Galois’s supporters latched onto the fact that the threat had technically been conditional—“To Louis-Philippe, should he betray [his oath to uphold the constitution]”—with the crowd’s noise burying the second half. Astonishingly, at his own trial on 15 June 1831, Galois did not take advantage of this escape rope. Instead, he doubled down in every possible way. Not only did he *not* blame drunkenness, he insisted that he had *intended* what he’d said, conditionals be damned. In open court, with a gobsmacked audience looking on, Galois confirmed that it *had* been an assassination threat, that he had *not* just been expressing his personal opinion, and that he *was* attempting to goad others into making attempts on the king’s life. Indeed, Galois went on, in his opinion Louis-Philippe probably already *had* betrayed his oath. Around this point, the judge cut the interrogation short—either to keep a lid on Galois’s outrageous sentiments, or simply to stop him from digging himself even more deeply into a hole.

Surprisingly, Galois was acquitted. Dumas’s explanation was that the jurors either agreed with Galois, or simply thought he was beyond sanity. Most other sources agree that the judge and jury took pity on him because he was so young—still only 19.

Against the odds, Galois had slipped out of the political noose. Not only that, but the publicity dislodged the apparent impasse at the Academy of Sciences. On the day his trial started, the newspaper *Le Globe* published a lengthy letter detailing Galois’s experiences with the Academy. Specifically, the publication argued that Poisson—who had requested the new paper from Galois in the first place had really dropped the ball. Perhaps encouraged to hurry, Poisson and his co-referee submitted their report a few weeks after Galois’s acquittal, on 4 July 1831, then presented it publicly to the Academy a week later.

A months-long wait for a response to a manuscript was not actually anything unusual. The Academy was swamped with submissions. Mathematical historian Caroline Ehrhardt reports that two-thirds of the papers submitted to the Academy never received a report at all—and of those that did, few got more than a few terse sentences. Galois’s complaint of neglect in March was baseless. Fortunately, the Academy did not dismiss him out-of-hand for his impudence—which is just as well, for this manuscript contained what astrophysicist/author Mario Livio later called “one of the most imaginative breakthroughs in the history of algebra”—the core of his invention of group theory.

To their credit, the reviewers produced a lengthy, thorough, and detailed report on Galois’s manuscript. It was clear that they saw and appreciated the links between Galois’s ideas and Abel’s. But their evaluation was not what Galois had hoped for: overall, Poisson and Lacroix confessed that they were baffled. The math itself was not the problem; rather, they were not always able to follow the argumentation.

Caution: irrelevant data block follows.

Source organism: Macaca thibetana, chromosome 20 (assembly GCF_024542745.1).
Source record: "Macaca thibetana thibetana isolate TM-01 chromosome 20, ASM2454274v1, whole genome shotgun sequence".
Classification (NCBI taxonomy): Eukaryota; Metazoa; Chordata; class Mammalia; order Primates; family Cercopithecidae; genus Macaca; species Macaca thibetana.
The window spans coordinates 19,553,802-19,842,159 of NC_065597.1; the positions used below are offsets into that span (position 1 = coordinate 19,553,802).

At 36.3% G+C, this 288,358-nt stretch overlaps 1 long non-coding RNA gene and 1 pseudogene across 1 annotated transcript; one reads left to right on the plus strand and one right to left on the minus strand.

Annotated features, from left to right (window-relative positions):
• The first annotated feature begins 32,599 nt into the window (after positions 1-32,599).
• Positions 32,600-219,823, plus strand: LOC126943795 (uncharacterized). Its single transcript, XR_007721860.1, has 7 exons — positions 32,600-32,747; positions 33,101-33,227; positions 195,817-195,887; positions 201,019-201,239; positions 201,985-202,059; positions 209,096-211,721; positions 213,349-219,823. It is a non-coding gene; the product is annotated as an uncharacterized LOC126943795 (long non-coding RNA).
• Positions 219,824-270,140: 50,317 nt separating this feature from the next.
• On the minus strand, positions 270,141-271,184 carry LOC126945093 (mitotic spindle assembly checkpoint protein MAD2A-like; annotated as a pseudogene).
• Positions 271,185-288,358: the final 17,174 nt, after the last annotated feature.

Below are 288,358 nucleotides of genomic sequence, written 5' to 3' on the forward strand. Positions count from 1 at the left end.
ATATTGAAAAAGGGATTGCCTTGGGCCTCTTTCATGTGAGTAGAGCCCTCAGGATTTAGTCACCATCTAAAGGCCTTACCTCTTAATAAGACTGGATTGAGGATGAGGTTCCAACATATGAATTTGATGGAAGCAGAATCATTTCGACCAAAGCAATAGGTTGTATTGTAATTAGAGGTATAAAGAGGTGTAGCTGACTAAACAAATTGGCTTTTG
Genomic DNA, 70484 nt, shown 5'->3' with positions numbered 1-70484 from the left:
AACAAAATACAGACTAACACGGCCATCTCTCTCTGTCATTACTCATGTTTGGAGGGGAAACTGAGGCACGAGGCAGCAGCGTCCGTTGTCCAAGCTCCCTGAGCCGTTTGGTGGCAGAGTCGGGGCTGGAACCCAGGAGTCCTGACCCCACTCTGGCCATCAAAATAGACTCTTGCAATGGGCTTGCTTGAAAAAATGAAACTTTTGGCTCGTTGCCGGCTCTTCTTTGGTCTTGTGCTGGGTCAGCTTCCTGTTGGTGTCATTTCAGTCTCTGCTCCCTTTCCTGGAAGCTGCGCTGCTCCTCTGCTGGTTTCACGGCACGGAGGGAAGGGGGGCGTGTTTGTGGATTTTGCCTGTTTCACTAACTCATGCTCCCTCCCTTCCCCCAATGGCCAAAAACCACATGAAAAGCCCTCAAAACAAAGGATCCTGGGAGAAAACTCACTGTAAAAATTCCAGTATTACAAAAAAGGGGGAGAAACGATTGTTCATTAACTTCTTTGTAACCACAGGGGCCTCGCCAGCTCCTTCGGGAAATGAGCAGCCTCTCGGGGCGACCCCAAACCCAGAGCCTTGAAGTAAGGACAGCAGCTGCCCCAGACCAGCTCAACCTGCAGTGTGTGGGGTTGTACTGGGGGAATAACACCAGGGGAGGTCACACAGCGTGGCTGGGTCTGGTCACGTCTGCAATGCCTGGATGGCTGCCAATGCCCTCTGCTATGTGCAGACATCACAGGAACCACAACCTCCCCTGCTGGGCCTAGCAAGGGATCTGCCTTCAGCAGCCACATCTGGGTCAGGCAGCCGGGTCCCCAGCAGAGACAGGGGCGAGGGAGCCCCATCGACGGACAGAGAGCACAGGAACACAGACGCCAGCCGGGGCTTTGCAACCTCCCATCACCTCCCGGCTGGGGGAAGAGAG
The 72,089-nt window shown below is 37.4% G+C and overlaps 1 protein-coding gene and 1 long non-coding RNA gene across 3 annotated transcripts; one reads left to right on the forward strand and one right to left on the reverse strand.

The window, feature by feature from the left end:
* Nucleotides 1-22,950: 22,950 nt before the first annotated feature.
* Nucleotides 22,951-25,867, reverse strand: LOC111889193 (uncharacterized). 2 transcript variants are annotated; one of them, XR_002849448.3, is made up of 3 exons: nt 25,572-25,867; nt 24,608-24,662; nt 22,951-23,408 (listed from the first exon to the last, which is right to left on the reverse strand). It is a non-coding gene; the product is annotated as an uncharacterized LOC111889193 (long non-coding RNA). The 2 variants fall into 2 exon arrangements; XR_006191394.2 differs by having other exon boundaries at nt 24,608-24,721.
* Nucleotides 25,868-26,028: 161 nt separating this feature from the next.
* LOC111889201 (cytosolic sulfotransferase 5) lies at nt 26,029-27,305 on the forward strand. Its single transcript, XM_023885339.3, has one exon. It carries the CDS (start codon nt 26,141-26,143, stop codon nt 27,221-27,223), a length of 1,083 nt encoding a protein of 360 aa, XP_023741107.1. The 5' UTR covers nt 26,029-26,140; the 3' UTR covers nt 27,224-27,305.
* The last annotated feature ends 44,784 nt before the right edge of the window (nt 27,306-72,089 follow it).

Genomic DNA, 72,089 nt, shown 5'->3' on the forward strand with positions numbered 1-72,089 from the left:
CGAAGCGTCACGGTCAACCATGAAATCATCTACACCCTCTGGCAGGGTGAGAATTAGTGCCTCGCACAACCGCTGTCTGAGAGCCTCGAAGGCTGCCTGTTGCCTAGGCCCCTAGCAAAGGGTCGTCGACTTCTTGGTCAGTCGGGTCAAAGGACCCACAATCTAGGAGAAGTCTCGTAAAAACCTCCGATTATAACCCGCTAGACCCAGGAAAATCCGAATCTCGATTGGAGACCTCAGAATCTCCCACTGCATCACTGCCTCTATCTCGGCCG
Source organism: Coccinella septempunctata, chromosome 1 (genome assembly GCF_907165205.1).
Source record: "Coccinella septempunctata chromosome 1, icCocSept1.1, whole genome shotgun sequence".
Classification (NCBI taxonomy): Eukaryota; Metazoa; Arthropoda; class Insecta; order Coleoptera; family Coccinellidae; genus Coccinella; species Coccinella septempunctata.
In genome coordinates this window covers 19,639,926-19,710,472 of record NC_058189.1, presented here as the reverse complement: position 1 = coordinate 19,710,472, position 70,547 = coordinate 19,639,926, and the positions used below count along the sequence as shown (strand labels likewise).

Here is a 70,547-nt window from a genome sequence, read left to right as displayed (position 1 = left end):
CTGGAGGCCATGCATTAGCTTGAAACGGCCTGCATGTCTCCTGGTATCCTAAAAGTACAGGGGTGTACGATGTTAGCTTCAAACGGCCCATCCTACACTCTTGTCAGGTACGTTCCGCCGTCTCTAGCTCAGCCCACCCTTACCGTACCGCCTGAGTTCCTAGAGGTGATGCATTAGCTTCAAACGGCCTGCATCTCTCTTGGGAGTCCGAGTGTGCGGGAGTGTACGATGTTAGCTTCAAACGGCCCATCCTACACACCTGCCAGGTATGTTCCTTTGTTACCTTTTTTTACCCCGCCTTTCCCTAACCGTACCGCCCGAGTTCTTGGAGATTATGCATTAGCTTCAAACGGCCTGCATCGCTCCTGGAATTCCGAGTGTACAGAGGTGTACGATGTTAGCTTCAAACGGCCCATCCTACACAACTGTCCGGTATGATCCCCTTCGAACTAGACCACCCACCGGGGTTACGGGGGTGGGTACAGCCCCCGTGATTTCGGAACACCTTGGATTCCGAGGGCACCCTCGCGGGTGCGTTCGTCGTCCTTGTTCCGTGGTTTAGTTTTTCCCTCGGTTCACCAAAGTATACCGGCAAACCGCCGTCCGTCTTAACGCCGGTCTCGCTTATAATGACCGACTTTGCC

“[…] we have made every effort to understand Mr. Galois’s demonstration. His reasoning is neither clear enough not developed enough for us to have been able to judge its exactness […] The author announces that this proposition […] is part of a general theory liable of many other applications. It is often the case that the different parts of a theory, by mutually illuminating one another, are easier to grasp when taken together rather than in isolation. We can therefore wait for the author to have published his work in its entirety before coming to a definitive opinion […]”

Several contextual factors worked against Galois. He still did not have training in the conventions of writing out mathematical discoveries—a skill he could have picked up at the Polytechnique. Added to this, his work was pure mathematics; this would have resonated with the absent Cauchy, but for the other members of the Academy at the time, what was important was applied mathematics. Plus, algebra was still thought of as a tool rather than a subfield of mathematics in and of itself; Poisson and Lacroix would have been judging Galois’s manuscript through the lens of mathematical analysis—what we now call differential calculus—and looking for its practical potential. Galois’s ideas likely struck them as a pointless excursion into *terra incognita*. With the benefit of hindsight, Mario Livio slams the reviewers or reacting so lukewarmly to Galois’s manuscript. However, in modern academic parlance, the referees’ report is much more “revise and resubmit” than it is an outright rejection. More than one modern mathematician has admitted they would likely have made the same decision in response to the manuscript as it was.